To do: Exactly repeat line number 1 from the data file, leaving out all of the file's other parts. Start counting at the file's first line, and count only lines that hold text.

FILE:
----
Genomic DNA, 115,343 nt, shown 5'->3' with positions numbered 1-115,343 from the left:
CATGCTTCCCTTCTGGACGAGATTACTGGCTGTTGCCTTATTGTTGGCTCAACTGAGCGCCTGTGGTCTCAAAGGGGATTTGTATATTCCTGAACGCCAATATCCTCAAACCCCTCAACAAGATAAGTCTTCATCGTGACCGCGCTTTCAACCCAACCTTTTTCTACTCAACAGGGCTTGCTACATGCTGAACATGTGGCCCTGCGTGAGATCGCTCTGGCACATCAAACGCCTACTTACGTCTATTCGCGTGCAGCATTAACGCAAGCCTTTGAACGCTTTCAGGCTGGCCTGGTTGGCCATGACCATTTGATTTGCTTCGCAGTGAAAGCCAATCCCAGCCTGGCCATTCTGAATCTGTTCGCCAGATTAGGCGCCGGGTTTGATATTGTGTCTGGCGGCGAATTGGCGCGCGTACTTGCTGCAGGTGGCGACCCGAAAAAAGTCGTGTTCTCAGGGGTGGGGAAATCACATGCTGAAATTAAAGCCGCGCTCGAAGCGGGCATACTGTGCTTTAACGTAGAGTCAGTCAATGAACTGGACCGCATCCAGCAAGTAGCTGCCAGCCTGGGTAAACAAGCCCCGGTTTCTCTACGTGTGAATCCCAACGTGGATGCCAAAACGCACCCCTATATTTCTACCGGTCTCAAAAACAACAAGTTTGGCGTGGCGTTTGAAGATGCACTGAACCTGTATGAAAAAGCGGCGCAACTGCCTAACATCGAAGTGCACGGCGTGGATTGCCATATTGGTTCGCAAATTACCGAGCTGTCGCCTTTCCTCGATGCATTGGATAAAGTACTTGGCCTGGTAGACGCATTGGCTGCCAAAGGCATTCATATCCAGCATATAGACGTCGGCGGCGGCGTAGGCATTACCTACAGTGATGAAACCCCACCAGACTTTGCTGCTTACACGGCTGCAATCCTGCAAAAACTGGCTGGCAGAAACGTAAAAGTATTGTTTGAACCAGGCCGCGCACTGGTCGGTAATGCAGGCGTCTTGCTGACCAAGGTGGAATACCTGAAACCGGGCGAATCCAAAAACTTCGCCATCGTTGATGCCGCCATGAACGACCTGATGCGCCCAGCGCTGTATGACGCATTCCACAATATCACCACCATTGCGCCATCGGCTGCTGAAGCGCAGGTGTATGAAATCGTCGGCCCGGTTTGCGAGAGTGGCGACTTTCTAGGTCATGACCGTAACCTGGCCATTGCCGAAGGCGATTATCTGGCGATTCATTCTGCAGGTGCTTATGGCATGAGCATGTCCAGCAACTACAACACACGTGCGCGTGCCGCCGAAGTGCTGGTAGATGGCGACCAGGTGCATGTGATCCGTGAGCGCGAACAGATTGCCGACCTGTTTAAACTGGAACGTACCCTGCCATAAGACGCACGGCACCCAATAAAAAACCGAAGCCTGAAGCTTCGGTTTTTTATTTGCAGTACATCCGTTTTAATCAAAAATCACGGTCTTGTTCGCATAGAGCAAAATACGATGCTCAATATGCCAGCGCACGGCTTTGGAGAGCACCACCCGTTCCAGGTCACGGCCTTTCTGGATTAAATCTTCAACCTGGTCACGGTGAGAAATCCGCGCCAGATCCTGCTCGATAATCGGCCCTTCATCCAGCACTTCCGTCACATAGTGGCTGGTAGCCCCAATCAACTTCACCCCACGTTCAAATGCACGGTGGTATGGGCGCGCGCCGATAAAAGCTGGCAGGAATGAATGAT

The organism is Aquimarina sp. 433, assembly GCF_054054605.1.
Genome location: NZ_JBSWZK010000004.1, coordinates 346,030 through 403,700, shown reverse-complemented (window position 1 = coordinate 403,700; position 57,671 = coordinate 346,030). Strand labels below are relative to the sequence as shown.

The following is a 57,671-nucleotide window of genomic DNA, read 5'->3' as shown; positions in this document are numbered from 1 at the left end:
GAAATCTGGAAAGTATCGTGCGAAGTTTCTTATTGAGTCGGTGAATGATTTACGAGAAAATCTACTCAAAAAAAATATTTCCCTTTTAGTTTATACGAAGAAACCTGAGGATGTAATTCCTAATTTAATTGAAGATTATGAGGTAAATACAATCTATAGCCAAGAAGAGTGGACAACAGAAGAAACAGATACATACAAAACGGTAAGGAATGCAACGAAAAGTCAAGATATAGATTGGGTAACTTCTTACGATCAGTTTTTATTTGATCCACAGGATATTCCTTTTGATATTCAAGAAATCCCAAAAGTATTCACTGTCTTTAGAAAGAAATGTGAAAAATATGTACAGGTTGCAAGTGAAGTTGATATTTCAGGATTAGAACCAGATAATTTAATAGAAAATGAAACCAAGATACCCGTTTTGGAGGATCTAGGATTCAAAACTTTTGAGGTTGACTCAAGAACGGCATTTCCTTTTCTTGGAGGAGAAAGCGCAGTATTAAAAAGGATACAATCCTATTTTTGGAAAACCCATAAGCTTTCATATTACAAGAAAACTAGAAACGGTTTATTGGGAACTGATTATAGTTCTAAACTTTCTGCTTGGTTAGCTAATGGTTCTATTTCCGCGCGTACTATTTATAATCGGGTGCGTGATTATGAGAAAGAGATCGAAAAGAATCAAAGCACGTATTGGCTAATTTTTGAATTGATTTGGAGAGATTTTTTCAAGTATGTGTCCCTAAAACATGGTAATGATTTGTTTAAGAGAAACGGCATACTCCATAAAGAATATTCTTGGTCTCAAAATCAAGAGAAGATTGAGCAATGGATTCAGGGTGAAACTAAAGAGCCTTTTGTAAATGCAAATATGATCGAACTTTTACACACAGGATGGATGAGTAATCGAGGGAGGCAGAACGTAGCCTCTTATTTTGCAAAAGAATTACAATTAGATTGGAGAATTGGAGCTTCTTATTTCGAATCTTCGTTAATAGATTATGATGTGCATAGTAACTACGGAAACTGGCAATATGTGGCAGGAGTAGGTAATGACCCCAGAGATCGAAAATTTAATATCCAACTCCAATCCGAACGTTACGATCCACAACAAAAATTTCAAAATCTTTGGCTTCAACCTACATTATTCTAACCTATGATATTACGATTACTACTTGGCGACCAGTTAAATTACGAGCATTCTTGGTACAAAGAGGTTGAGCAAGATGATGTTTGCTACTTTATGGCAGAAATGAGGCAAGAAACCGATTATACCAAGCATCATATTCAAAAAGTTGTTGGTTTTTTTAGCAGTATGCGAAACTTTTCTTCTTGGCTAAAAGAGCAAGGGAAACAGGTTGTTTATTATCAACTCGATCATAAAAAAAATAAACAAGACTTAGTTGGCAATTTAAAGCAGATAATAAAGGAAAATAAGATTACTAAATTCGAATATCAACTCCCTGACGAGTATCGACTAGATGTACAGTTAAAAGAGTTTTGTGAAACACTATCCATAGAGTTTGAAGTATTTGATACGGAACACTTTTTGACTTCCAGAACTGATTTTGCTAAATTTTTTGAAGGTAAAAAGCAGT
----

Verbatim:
Genomic DNA, 115,343 nt, shown 5'->3' with positions numbered 1-115,343 from the left: